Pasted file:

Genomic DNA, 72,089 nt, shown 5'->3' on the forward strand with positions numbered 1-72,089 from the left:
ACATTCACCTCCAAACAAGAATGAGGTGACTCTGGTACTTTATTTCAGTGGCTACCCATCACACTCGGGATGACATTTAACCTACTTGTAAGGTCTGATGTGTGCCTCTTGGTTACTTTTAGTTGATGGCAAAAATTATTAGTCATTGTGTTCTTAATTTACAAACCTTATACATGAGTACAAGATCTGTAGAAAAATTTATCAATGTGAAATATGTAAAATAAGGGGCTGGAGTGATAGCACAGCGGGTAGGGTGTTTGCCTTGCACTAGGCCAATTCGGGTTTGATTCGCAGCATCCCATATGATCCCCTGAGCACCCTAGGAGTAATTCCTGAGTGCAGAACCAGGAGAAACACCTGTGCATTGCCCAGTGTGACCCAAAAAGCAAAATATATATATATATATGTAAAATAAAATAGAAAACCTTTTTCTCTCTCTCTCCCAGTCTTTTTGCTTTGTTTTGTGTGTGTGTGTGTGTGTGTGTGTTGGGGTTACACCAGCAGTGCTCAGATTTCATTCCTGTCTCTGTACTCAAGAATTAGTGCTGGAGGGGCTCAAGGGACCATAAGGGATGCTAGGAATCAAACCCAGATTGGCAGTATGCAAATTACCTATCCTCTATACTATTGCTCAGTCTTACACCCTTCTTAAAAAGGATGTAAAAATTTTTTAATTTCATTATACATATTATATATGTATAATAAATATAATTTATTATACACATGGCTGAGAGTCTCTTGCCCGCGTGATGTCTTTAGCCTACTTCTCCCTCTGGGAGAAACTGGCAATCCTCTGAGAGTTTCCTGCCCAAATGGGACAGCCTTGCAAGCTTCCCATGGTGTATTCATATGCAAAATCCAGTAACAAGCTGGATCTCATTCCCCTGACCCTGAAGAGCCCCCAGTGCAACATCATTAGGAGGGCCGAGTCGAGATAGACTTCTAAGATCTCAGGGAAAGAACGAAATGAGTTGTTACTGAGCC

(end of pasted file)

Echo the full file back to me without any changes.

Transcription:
Genomic DNA, 72,089 nt, shown 5'->3' on the forward strand with positions numbered 1-72,089 from the left:
ACATTCACCTCCAAACAAGAATGAGGTGACTCTGGTACTTTATTTCAGTGGCTACCCATCACACTCGGGATGACATTTAACCTACTTGTAAGGTCTGATGTGTGCCTCTTGGTTACTTTTAGTTGATGGCAAAAATTATTAGTCATTGTGTTCTTAATTTACAAACCTTATACATGAGTACAAGATCTGTAGAAAAATTTATCAATGTGAAATATGTAAAATAAGGGGCTGGAGTGATAGCACAGCGGGTAGGGTGTTTGCCTTGCACTAGGCCAATTCGGGTTTGATTCGCAGCATCCCATATGATCCCCTGAGCACCCTAGGAGTAATTCCTGAGTGCAGAACCAGGAGAAACACCTGTGCATTGCCCAGTGTGACCCAAAAAGCAAAATATATATATATATATGTAAAATAAAATAGAAAACCTTTTTCTCTCTCTCTCCCAGTCTTTTTGCTTTGTTTTGTGTGTGTGTGTGTGTGTGTGTGTTGGGGTTACACCAGCAGTGCTCAGATTTCATTCCTGTCTCTGTACTCAAGAATTAGTGCTGGAGGGGCTCAAGGGACCATAAGGGATGCTAGGAATCAAACCCAGATTGGCAGTATGCAAATTACCTATCCTCTATACTATTGCTCAGTCTTACACCCTTCTTAAAAAGGATGTAAAAATTTTTTAATTTCATTATACATATTATATATGTATAATAAATATAATTTATTATACACATGGCTGAGAGTCTCTTGCCCGCGTGATGTCTTTAGCCTACTTCTCCCTCTGGGAGAAACTGGCAATCCTCTGAGAGTTTCCTGCCCAAATGGGACAGCCTTGCAAGCTTCCCATGGTGTATTCATATGCAAAATCCAGTAACAAGCTGGATCTCATTCCCCTGACCCTGAAGAGCCCCCAGTGCAACATCATTAGGAGGGCCGAGTCGAGATAGACTTCTAAGATCTCAGGGAAAGAACGAAATGAGTTGTTACTGAGCC